Vladimir Nabokov

NABOKV-L post 0015494, Mon, 24 Sep 2007 23:09:50 -0400

book that relates to Russian novelist Vladimir Nabokov ...
[image: Inquirer] <http://www.philly.com/inquirer/>

*Complete article at the following URL:*

Posted on Mon, Sep. 24, 2007

Publishers finding Iran is a hot read Fear? Curiosity? Shelves are full of
Persian themes.

By Carlin Romano

Inquirer Book Critic
At Columbia University today, the main course offering will be fireworks -
Iran's President Mahmoud Ahmadinejad is stopping by to speak.

Protesters and security will be everywhere. Debate should be fierce. And the
verbal fireworks will be sparked by the question of the "Iranian Bomb."

But an Iranian explosion has already taken place in the United States - just
browse through your local bookstore.

There's scare-you nonfiction like *The Iranian Time Bomb:* ***The Mullah
Zealots' Quest for Destruction, *by Michael Ledeen and *The Iran Threat:
President Ahmadinejad and the Coming Nuclear Crisis* by Alireza Jafarzadeh;
historical overviews such as Mark Bowden's *Guests of the Ayatollah;* novels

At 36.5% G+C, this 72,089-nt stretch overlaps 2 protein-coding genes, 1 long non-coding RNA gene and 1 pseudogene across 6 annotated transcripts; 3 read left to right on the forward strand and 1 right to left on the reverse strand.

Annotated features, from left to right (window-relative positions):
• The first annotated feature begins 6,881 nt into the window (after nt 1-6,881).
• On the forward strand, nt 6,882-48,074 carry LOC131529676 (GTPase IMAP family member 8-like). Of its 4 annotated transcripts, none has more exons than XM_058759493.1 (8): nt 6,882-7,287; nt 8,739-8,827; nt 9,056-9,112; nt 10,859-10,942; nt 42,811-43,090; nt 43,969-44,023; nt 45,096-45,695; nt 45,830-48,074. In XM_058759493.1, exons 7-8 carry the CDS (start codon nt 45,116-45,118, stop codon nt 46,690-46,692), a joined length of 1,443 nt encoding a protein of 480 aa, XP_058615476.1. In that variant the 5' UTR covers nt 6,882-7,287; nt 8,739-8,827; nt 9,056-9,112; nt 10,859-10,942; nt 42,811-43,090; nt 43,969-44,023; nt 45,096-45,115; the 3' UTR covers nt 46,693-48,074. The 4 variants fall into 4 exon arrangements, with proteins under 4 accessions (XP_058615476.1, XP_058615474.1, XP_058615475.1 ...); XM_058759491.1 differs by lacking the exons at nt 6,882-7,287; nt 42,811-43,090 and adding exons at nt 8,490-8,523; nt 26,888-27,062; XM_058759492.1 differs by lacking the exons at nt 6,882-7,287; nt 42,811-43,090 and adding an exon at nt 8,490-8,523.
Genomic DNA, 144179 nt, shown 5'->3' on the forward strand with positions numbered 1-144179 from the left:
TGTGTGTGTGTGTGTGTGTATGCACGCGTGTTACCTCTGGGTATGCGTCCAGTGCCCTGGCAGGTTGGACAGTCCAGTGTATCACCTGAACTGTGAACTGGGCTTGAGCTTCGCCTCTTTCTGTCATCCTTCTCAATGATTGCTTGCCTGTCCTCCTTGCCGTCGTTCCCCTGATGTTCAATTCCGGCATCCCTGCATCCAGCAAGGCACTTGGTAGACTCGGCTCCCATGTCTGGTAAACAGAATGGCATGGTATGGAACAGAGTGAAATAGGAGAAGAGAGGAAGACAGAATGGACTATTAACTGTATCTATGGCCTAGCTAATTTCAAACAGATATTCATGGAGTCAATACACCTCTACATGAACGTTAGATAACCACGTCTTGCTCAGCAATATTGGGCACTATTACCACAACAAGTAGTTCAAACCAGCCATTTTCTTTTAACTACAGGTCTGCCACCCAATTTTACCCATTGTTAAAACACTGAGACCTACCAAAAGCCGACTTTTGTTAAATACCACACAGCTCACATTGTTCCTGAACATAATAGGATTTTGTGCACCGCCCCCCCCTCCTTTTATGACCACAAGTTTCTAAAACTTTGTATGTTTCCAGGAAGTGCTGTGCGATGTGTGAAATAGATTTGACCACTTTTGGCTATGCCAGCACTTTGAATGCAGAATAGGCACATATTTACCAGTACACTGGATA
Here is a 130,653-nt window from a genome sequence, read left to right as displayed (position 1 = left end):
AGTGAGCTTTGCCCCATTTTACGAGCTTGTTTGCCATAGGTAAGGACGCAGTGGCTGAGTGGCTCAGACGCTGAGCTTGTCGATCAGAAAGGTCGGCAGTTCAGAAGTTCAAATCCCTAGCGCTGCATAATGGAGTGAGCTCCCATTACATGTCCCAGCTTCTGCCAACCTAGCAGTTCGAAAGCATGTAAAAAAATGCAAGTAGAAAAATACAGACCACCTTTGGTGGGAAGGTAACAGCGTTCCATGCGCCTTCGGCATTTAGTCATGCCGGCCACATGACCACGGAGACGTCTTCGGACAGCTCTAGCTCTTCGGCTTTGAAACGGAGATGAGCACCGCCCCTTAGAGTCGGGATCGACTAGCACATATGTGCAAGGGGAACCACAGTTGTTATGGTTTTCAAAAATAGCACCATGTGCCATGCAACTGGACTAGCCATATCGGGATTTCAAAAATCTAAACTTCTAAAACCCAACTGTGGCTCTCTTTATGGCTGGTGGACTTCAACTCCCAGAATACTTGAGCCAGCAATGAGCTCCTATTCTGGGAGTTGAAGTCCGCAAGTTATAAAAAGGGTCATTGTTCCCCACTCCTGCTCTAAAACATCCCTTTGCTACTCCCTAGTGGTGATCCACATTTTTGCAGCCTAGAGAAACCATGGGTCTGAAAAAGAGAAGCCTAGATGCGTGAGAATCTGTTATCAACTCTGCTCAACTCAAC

by Iranians and Iranian Americans such as *Caspian Rain* by Gina B. Nahai
and *Sons and Other Flammable Objects* by Porochista Khakpour; and a
seemingly endless stream of memoirs by Iranian American women, such as *My
Name is Iran* by Davar Ardalan and *Persian Girls* by Nahid Rachlin.

[ ... ]

A major catalyst of the recent wave of books on Iran was a critically
acclaimed 2003 book by Azar Nafisi, a professor at Johns Hopkins University.

"Publishing a lot of memoirs by Iranian women," Nahai said, "has been driven
by the success of *Reading Lolita in Tehran*."

*Reading Lolita* not only drove the appetite for memoirs by women, but had
the side effect of pumping the market for all Iran books.

In fact, the volume of Iran-theme volumes now results in some internecine
battles among Iranian and Iranian American authors. For instance, Hamid
Dabashi, a professor of Iranian studies at Columbia and author of *Iran: A
People Interrupted*, has criticized *Reading Lolita in Tehran* for
supposedly giving support to Bush administration policies toward Iran, a
view that infuriates Zanganeh.

"Azar Nafisi is not a neocon," Zanganeh said. Iranians, she said, "can be
liberals" yet still "violently oppose," as she does, the current Iranian
regime and its pursuit of a nuclear weapon.

She is utterly against the decision of her alma mater, Columbia, to grant
Ahmadinejad a forum today.

[ ... ]

Zanganeh, who was born in Paris and originally came to the United States to
teach French literature at Harvard, is working on a book that relates to
Russian novelist Vladimir Nabokov and the possibility of happiness.

"I joke to friends that I'm consciously trying to avoid the word *Iran*,"
she said.

Contact book critic Carlin Romano at 215-854-5615.

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